The Stanley Cup finalists were opposites on Monday, and not because the Knights ventilated Conn Smythe Trophy candidate Sergei Bobrovsky in a decisive (and easy) 7-2 victory that gave Vegas a 2-0 series lead in the National Hockey League championship.
For all the overt and cosmetic displays of “toughness” by the Panthers, who revel in their reputation as shift-disturbers, it’s the steady, unbending Knights who appear through two lopsided wins to have the nerve and fortitude that reflect genuine toughness.
Discipline is toughness. Only one team has it.
The Panthers were so tough they were soft in Game 2. They took two silly penalties early that led to a deficit and displayed little actual resistance around their own net.
It’s like they thought time and space might somehow repel Nicolas Roy when the Knight walked the puck out of the corner, untouched between retreating Panthers Carter Verhaeghe and Casey Fitzgerald, and beat Bobrovsky to make it 3-0 at 2:59 of the second period.
When Brett Howden skated unchecked on to Mark Stone’s pass and outwaited Bobrovsky to make it 4-0 at 7:10, the goalie who co-piloted the Panthers to the Stanley Cup Final was hooked by Florida coach Paul Maurice after 13 shots.
The team’s other catalyst, Matthew Tkachuk, had more penalty minutes (22) than playing time (15:57) but did deliver the hit of the game late in the second period on Jack Eichel who, like the rest of the Golden Knights, was undeterred.
As the series moves across the continent to South Florida for Game 3 on Thursday, this final is not close. And it’s not going to be close unless the Panthers smarten up because the Golden Knights are too good and too disciplined to just invite them back into the series.
“Toughness, there’s probably a lot of things that go into the description of that,” Vegas coach Bruce Cassidy said. “It’s not about fighting. To me discipline is more of the mental toughness part of it, knowing that it’s easy to retaliate and get your sort of instant gratification. But to hold it in takes a lot more.
“If you’re going to play a series and the temperature goes up, it’s just going to be required. I think every guy understands that. You’ve got to decide. That’s on the player and good for our guys, really good for our guys.”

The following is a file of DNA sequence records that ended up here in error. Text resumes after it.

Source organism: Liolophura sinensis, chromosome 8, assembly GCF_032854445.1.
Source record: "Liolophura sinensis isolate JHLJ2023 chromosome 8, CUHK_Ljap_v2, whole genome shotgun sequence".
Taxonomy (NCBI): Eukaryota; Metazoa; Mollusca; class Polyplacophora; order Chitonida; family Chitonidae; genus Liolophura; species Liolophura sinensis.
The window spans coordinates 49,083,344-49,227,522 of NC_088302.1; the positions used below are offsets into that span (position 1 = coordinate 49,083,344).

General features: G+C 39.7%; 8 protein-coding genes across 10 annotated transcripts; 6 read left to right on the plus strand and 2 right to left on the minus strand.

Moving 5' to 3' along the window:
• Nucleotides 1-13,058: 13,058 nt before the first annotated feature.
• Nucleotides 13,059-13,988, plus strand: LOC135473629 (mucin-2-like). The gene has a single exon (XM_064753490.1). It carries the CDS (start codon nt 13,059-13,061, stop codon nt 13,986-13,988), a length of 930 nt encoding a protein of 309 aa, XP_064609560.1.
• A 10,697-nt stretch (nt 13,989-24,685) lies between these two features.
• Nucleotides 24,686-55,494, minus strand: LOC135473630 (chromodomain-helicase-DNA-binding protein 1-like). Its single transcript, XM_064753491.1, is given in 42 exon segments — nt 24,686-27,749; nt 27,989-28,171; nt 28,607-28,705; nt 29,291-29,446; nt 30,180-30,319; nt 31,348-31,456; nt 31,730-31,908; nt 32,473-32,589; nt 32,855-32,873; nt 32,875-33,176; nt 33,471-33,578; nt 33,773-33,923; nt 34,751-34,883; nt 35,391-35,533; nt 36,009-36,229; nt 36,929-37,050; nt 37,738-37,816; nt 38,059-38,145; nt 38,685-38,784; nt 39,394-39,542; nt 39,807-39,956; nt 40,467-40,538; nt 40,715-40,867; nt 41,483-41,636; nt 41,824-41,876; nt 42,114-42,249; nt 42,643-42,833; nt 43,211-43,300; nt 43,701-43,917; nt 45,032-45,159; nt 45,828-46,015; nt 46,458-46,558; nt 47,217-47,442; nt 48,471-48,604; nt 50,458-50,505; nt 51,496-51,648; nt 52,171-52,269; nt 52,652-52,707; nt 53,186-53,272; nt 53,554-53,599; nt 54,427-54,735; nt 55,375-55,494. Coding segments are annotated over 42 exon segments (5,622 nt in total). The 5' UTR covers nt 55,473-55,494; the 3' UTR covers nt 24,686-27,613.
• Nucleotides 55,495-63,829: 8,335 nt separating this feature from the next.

Not so much for the Panthers.
Just 6:39 into the game, Florida winger Ryan Lomberg needlessly brought his stick up on Jonathan Marchessault. And 26 seconds after his cross-checking penalty began, Marchessault scored his ninth goal in nine games by lasering a wrist shot past Bobrovsky’s glove.
A few shifts later, Panther defenceman Brandon Montour took an even dumber penalty by elbowing Marchessault in the back of the head. The Knights didn’t score on that power play (but did soon after) and didn’t get a call when Aaron Ekblad cuffed William Karlsson at the first-period buzzer. Ekblad then ridiculously stuck his skate out towards another opponent on his way off the ice.
That’s not toughness. It’s silly.
“It’s not a penalty preventing a goal or a scoring chance, right?” Cassidy said of Montour’s penalty. “So you want to take advantage of those. It’s all about creating some doubt, too, for them because they’ve been the story of the playoffs. So you want to put some doubt in their mind.”
Surely, it is there now.
“We’ve seen what they’ve done in the series before,” Roy said. “They play hard, but they also take penalties after the whistle. It was a big goal from Marchy there on the powerplay to make them pay, and we’re not going to retaliate. We’re going to stay disciplined.”
Is discipline part of being tough?
“Absolutely,” defenceman Alec Martinez, a Stanley Cup winner with the Los Angeles Kings, said after scoring the second Vegas goal. “You’ve got to be able to take a few hacks and whacks to be successful.
“We know the kind of style that they play. They try to get under your skin and we know that we have to stay disciplined. The referees are aware of how they play, too. There’s a fine line between sticking up for yourself and sticking up for your teammates, but then also taking a few shots for the good of the team.”
Each team had four power plays, but Vegas took only one penalty when the game was still winnable for Florida. The Knights were 2-for-4 on the power play, the Panthers 0-for-4.
Marchessault and Howden each scored twice, and 12 Vegas skaters made it on to the score sheet. The Knights have 12 goals in two games from nine different scorers. Their goalie, journeyman Adin Hill, is also badly outplaying Bobrovsky the same way he did Dallas netminder Jake Oettinger in the conference final.
“Every single game it’s going to be different players to step up,” Vegas winger Ivan Barbashev said. “This is probably why we’ve been having success; there’s always somebody else who’s going to step up and score a huge goal.”
“We know we have depth,” Marchessault said. “We know if we roll four lines and get a good forecheck, we’ll get rewarded. And topping that off, I think our discipline has been unbelievable. You know what? They wanted to set the tone with being undisciplined like (they were) in Game 1, and we set the tone back by scoring the first goal there.”
Barbashev also set a physical tone by rocking Florida wrecking ball Radko Gudas when the game was still scoreless. The Tkachuk-alanche on Eichel was an even bigger hit. But Eichel returned, Gudas did not.
“This is the Stanley Cup Final,” Martinez said. “I mean, there’s going to be big hits, there’s going to be things like that that happen. To see (Jack) bounce back and continue there, I mean it gives the guys a big boost.”
In every department, the Knights have just been too much for the Panthers.
“I think our depth has been a strength all year,” Cassidy said. “It is the biggest reason we are still here, why we beat Winnipeg, Edmonton, Dallas, and why we’re ahead against Florida. I just feel that we have the best team from player one through 20. That’s just how I feel.”
That’s how it looks, too.